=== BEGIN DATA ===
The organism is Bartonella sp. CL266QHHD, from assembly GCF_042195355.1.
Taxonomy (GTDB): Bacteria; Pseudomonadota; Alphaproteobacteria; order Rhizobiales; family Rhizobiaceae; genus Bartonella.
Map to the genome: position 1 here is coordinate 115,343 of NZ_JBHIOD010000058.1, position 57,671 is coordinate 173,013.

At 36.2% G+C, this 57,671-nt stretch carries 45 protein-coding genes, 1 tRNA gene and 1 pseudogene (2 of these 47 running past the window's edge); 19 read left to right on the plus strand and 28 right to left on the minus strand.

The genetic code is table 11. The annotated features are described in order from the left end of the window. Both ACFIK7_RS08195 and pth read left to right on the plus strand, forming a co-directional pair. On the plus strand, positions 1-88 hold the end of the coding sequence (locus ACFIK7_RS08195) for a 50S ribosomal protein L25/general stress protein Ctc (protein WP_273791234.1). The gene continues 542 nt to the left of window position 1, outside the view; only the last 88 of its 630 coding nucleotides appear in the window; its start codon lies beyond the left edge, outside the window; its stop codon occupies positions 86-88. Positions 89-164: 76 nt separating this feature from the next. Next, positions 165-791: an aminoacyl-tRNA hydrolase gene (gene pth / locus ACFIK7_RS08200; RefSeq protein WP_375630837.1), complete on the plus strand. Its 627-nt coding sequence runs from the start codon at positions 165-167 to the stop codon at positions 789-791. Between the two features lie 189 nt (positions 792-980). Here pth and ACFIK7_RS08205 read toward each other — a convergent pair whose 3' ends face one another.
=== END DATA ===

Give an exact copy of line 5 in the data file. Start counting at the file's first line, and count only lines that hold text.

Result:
The genetic code is table 11. The annotated features are described in order from the left end of the window. Both ACFIK7_RS08195 and pth read left to right on the plus strand, forming a co-directional pair. On the plus strand, positions 1-88 hold the end of the coding sequence (locus ACFIK7_RS08195) for a 50S ribosomal protein L25/general stress protein Ctc (protein WP_273791234.1). The gene continues 542 nt to the left of window position 1, outside the view; only the last 88 of its 630 coding nucleotides appear in the window; its start codon lies beyond the left edge, outside the window; its stop codon occupies positions 86-88. Positions 89-164: 76 nt separating this feature from the next. Next, positions 165-791: an aminoacyl-tRNA hydrolase gene (gene pth / locus ACFIK7_RS08200; RefSeq protein WP_375630837.1), complete on the plus strand. Its 627-nt coding sequence runs from the start codon at positions 165-167 to the stop codon at positions 789-791. Between the two features lie 189 nt (positions 792-980). Here pth and ACFIK7_RS08205 read toward each other — a convergent pair whose 3' ends face one another.